I met Emory Atkins in the winter of 1974. In Nacogdoches, Texas. He was playing bass guitar in a local rock (cover) band, White August. A few years later, I saw him again, this time he was playing for a Christian group, the Texas Ambassadors. He was joined by a young Paul Hartfield (retired Metropolitan Opera singer today), and two sets of brothers, Ted and David Stewart, Charlie and Chester Harris. The group had a good stage presence and their four part harmony was flawless.
Paul, Ted, and the Harris brothers sang, Emory played bass guitar, Dave played piano, and Keith Lewing played drums. They performed at churches (large and small) and were one of several opening acts for the famous, Wally Fowler, a singer-songwriter and Southern Gospel pioneer. Fowler produced late night gospel concerts, known affectionately as, ‘All night sings.’ Several other groups also performed on the popular shows including: The Singing Christians, The Journeymen, The Stamps, and a man billed simply as: ‘The Singing Sheriff.‘ Local groups would join the performance to draw in a larger crowd. Wally Fowler would close the show with the best musicians on stage performing as his backup band. Looking back, it looked like a three ring circus, masquerading as a Christian concert, but in reality, it was a very entertaining evening of music and clean family fun.
Emory seemed to quickly outgrow his band, a pattern that would follow him for years to come. The Singing Christians needed a bass player in November of 1976, so he jumped ship and joined their band. The Singing Christians had a major recording contract with Canaan Records and Emory wanted to perform on bigger and grander stages. He was just seventeen and had worked on at least two recording sessions, when he joined the band that would propel his career into overdrive.
Oddly enough, Emory’s father never wanted him to be a musician. He thought it was a waste of his time and money. He wanted Emory to be a businessman, an entrepreneur, a pilot, or an engineer. Oddly enough, by the end of his musical career in 1995, he had become all four.
He owned six recording studios over a period of fourteen years. In his final years living in Nashville, Atkins owned a music publishing company and managed several solo artists, acting as road manager or serving directly in artist representation. His first major in college was Aviation Science and he piloted small planes from 1978-1991. Finally, he was a successful audio recording engineer, producing hundreds of albums for groups small and large. All in all, his father would have been proud if he had lived long enough to witness where music took young Emory.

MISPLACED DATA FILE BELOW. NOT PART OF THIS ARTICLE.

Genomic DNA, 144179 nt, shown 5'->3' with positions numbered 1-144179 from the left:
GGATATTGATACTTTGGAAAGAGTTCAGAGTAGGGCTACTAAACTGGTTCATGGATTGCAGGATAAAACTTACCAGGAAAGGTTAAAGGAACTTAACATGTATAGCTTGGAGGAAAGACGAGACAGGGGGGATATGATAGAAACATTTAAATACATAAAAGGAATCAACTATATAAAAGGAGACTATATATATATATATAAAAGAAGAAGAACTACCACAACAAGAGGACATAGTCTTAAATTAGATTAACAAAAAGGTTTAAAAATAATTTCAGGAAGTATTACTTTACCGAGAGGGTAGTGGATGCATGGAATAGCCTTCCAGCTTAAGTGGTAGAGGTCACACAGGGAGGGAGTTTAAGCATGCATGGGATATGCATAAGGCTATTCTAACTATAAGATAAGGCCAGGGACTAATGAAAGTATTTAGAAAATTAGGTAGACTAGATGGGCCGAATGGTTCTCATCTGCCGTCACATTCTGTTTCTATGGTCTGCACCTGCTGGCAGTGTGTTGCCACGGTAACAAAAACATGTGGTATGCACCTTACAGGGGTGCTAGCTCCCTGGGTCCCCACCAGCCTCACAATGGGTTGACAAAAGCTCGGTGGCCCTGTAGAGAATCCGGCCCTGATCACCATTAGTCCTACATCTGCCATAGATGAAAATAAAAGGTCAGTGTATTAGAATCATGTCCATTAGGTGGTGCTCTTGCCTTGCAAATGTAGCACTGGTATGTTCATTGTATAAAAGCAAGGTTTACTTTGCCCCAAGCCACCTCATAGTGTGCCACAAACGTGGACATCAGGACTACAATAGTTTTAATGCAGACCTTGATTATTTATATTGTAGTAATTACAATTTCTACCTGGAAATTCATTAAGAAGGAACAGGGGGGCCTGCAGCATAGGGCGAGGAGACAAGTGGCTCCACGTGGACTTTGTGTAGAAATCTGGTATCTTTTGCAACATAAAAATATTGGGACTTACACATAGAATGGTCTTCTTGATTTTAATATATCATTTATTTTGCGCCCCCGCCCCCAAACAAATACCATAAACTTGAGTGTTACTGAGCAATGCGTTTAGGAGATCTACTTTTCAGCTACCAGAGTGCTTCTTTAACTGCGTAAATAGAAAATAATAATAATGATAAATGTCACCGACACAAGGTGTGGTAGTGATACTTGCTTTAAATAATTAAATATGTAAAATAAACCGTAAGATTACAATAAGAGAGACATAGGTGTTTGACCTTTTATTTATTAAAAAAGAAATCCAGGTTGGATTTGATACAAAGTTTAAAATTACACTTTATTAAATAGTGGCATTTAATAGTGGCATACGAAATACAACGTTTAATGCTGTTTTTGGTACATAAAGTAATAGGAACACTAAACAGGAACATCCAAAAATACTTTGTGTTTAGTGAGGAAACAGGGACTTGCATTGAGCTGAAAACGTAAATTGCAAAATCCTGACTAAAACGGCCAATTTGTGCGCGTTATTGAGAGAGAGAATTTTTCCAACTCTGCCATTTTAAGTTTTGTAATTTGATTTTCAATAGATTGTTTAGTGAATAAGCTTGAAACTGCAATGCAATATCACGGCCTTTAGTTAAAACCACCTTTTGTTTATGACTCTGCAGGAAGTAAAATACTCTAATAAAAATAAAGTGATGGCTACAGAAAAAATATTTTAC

Emory helped to shape the Singing Christians by suggesting they hire two musicians they already knew from performing with Wally Fowler. Danny Hollis and Ronny Ricks played for The Journeymen, a good gospel group out of Tyler, Texas. The three men would become lifelong friends, performing in three bands together.
One could rightfully argue, these three men, Emory Atkins, Danny Hollis and Ronny Ricks, became the musical glue that held things together. Three Grammy nominations, one GMA Dove Award nomination, and inductees into the Texas Gospel Music Hall Of Fame in November of 2015 would provide all the accolades these three men and their bandmates would require for a lifetime of work.
In the winter of 1977, Ronny and Emory recorded their first album with the Singing Christians, Something for Everyone at Bradley’s Barn (a famous studio outside of Nashville, owned by the late, Owen Bradley). The following year, Danny joined the band and they recorded another album on Music Row, Refresh Our Spirit. Little did they know, it would be the last Singing Christians album.
In the Spring of 1978, or so the story goes, Wayne Christian (the leader of the Singing Christians) flew in Emory’s Piper Cherokee (a four seat airplane) to Nashville, Tennessee to meet with with Canaan Record executives to discuss an idea that Wayne, Emory and their bandmates had been debating. They wanted to expand their musical horizons to perform in larger venues but that would require rebranding themselves into a new band.